Furman University's Student Newspaper

The Paladin

Furman University's Student Newspaper

The Paladin

Furman University's Student Newspaper

The Paladin

Strengths at Furman: Your Corporate Horoscope

Furman’s presentation of CliftonStrengths hinders its ability to help students.
Illustration by Jacob Robertson

“What is your greatest weakness?” 

It’s the infamous interview question, but not one that’s asked often at Furman. Instead, one inevitably hears: “What are your (Clifton)Strengths?”

In 1999, CliftonStrengths was born out of the emerging field of positive psychology. This field has taken off in recent years for a good reason: these exercises have been proven to positively impact wellbeing, according to a study in New Ideas in Psychology. However, while recognizing and developing one’s personal strengths can be a useful and encouraging activity, Furman overestimates the positive effects of Strengths on campus. 

Though the intention of the founders of CliftonStrengths was to take advantage of the principles of positive psychology, the test and results themselves are not backed by science. While there is evidence to suggest that a person’s CliftonStrengths results are stable over time, there is no evidence that proves that those results are an accurate depiction of a person’s actual strengths. Gallup admits they cannot prove CliftonStrengths’ accuracy (referred to in psychology as content validity), saying “it is difficult to provide content validity evidence for personality-type assessments.”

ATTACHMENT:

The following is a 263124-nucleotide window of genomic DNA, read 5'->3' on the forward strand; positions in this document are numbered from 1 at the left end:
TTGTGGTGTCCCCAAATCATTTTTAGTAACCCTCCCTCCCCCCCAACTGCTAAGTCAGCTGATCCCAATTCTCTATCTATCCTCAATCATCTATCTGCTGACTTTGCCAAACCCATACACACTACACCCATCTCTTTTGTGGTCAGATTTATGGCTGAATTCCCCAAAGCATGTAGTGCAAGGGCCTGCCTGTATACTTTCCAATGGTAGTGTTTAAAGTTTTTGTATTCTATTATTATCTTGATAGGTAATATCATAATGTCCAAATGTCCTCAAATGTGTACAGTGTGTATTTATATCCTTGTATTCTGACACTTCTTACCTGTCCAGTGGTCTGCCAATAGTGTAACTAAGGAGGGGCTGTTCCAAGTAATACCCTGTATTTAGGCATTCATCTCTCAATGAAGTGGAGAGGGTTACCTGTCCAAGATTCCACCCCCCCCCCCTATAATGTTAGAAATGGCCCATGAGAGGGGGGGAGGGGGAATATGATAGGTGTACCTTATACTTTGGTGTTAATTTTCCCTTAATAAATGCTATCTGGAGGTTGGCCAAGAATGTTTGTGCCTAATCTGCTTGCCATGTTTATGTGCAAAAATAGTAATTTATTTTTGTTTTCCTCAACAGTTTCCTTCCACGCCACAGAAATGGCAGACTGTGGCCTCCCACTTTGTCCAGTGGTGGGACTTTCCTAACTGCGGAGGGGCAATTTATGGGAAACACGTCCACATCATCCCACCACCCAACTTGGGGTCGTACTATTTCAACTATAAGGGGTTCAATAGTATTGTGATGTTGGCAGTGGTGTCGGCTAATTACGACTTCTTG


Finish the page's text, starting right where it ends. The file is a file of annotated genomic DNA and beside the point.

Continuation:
Though Gallup likes to brand CliftonStrengths as a behavior-based assessment, their own researchers classify it as a “personality-type assessment.” Similar personality tests like the Myers-Briggs Type Indicator (MBTI) and the enneagram have been repeatedly debunked by psychologists, as they have been shown to be inaccurate and unreliable. 

The reason personality tests feel accurate, even when proven otherwise, is because of the Barnum Effect. People may believe that a personality description fits them perfectly, while in reality, these descriptions are worded in ways that are applicable to most people. We may feel truly seen by personality test results, but that does not mean the results are accurate, only that they are vague. 

CliftonStrengths seems to be similarly vulnerable to the Barnum Effect. The description of each strength is broad and overlaps with other strengths, meaning anyone could feel like it applies to them. The strength of Ideation, for instance, describes the basic human skills of recognizing patterns, having ideas, or even just… thinking. Like many other popular personality tests, a student’s CliftonStrengths results can mean whatever the student wants them to mean. 

One reason the descriptions are unspecific is because there are very few strengths. The developers of Strengths tried to encompass the vast array of human talent into just 34 strengths, but they even admit in an official report that there is no way to know whether they’ve covered everything. Thus, the 34 CliftonStrengths are not necessarily an accurate depiction of all the strengths that exist, or even the most important strengths, people can have.

But is this lack of scientific backing really an issue? 

CliftonStrengths can be a nice way to jumpstart positive reflection about the good qualities within ourselves and others. For those who believe in and enjoy the program, reflecting on one’s results can lead to the type of benefits typically seen in proven positive psychology exercises. Maybe that’s all CliftonStrengths has to be: a simplistic but interesting starting point for deeper reflection.